CANDLELIGHT CONCERT: VALENTINE'S DAY SPECIAL / LI CHUREN, Piano / Review
Chang Tou Liang
15 February 2022
"Churen is an artist who would make a grocery list or tax report sound positively inviting. It should be noted that all the pop songs were transcribed by Churen herself, and were different in styles and tastefully done. Her versatility was matched by the virtuosity displayed in the Liszt cadenzas, which were tossed off effortlessly. Many people can play this Liebesträume, but only the best can overcome those scintillating finger-twisters."
VALENTINE’S DAY SPECIAL
Li Churen, Piano
Sunday (13 February 2022)
The chapel hall of CHIJMES (formerly the Convent of the Holy Infant Jesus on Victoria Street) looks like an ideal venue for a Candlelight Concert. Its high ceiling, cloistered atmosphere and reverberant acoustics, and when filled with hundreds if not thousands of electronic candles, provide for a most evocative ambience for such a concert. One almost expects a procession of habit-wearing monks parading down the centre aisle and incanting Gregorian chants. But no, this was a piano recital by Li Churen, one of Singapore’s brightest young keyboard talents, in a programme of romantic music inspired by the story of Romeo and Juliet and the marketing hype that is Valentine’s Day.
A few caveats for starters, Chijmes Hall is not sound-proof and one gets to hear ambient traffic (including a police siren) and celebrating diners in the restaurants outside. The Yamaha 6-foot grand piano is clattery in timbre and not fully in tune, forcing the performer to make the best with other resources. Fortunately, Churen is an artist who would make a grocery list or tax report sound positively inviting.
The recital opened with Debussy’s Clair de lune from Suite Bergamasque, which received a clear and luminous reading, the right recipe for a romantic evening. Following that were popular songs juxtaposed with classical works in short suites. Andrew Lloyd Webber’s All I Ask Of You from Phantom of the Opera opened dramatically with orchestral textures well-transcribed for piano before revealing the lyricism of the song proper. This in turn segued seamlessly into Chopin’s glittering Fantaisie-Impromptu (Op.66), with the memorable cantabile (one of his most memorable melodies) at its heart. In a way, the Phantom served as a prelude to the Fantaisie, reliving an old tradition of preluding that was popular a century ago and almost lost to posterity.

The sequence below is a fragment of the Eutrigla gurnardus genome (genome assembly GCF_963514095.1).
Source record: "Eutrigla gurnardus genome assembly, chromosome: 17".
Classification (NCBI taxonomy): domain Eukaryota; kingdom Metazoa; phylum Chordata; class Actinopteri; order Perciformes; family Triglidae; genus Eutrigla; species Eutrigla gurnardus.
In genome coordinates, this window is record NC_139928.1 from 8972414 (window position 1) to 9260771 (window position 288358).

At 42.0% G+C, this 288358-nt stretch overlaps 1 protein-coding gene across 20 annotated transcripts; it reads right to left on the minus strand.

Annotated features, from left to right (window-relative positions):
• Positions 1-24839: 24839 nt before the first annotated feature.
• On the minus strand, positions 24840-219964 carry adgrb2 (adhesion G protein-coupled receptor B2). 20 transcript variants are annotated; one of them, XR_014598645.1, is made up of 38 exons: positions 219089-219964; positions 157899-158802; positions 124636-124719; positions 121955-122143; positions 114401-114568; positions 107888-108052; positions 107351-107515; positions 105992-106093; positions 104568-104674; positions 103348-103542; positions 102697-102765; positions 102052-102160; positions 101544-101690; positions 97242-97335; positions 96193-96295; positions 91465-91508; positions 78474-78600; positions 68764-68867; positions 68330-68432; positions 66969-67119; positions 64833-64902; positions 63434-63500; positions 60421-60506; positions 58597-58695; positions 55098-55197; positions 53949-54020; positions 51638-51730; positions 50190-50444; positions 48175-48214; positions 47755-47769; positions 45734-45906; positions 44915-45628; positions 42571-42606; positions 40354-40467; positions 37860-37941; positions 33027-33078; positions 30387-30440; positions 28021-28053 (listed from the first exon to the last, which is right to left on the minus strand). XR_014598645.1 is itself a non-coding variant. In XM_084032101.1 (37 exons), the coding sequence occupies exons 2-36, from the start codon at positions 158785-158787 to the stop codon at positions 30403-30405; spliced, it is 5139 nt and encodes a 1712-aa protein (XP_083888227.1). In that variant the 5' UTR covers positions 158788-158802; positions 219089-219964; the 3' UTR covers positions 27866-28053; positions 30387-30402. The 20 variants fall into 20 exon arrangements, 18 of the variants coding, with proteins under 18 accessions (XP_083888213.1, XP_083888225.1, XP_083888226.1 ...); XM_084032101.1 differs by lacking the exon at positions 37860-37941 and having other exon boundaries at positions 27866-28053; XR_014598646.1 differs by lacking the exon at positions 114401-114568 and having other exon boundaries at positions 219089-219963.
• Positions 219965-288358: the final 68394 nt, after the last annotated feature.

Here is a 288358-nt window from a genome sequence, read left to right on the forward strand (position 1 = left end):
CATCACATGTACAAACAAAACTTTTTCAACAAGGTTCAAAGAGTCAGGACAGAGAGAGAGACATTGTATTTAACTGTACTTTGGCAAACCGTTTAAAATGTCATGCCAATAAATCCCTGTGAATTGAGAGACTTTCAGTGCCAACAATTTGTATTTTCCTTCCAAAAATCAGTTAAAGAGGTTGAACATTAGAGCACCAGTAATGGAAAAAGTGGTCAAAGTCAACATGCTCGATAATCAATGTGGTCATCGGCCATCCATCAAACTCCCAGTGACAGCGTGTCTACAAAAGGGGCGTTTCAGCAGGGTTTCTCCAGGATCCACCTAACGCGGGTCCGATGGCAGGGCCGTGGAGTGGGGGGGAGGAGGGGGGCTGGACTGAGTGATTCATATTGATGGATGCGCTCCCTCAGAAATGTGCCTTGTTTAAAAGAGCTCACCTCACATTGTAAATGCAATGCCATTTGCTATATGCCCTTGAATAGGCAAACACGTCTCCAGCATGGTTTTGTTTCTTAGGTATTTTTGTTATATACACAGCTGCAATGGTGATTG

Another suite included Hugo Peretti’s Can’t Help Falling In Love With You (popularised by Elvis Presley but originally based on Plaisir d’Amour by Jean-Paul Martini), two excerpts from Romeo and Juliet-inspired films (music by Nino Rota and Craig Armstrong) and Mandopop song Michael Wong’s Fairy Tale, which preluded Liszt’s evergreen nocturne Liebesträume No.3. It should be noted that all the pop songs were transcribed by Churen herself, and were different in styles and tastefully done. Her versatility was matched by the virtuosity displayed in the Liszt cadenzas, which were tossed off effortlessly. Many people can play this Liebesträume, but only the best can overcome those scintillating finger-twisters.
The final segment of the recital included two significant classical pieces, Tchaikovsky’s bittersweet Romance Op.5 and Chopin’s Ballade No.4 Op.52, incidentally both in F minor. Both works share a common spirit of introspection and underlying sadness. Tchaikovsky’s is more plain spoken, with a more animated dance-like central section, while Chopin’s is more complex and deeply felt, as its layers are successively peeled off. These two pieces were built up to terrific climaxes, notably in the Chopin and credit goes to the audience for holding its breath (and witholding applause) for the climactic pause leading to the tumultuous final coda. The ending was simply spectacular, as one would expect.
Alan Menken True Love’s Kiss from the animated movie Enchanted, arranged by a young Singaporean composer, was the gilded icing on the cake. Loud and prolonged applause ensured that the Chijming audience was gifted two encores, both written by Churen herself. Andante cantabile was a lovely improvisation on the slow movement from Schumann’s Piano Quartet (Op.47) while Llama’s Land a mini waltz-fantasy that closed the Valentine’s Day-inspired recital on a rapturous high.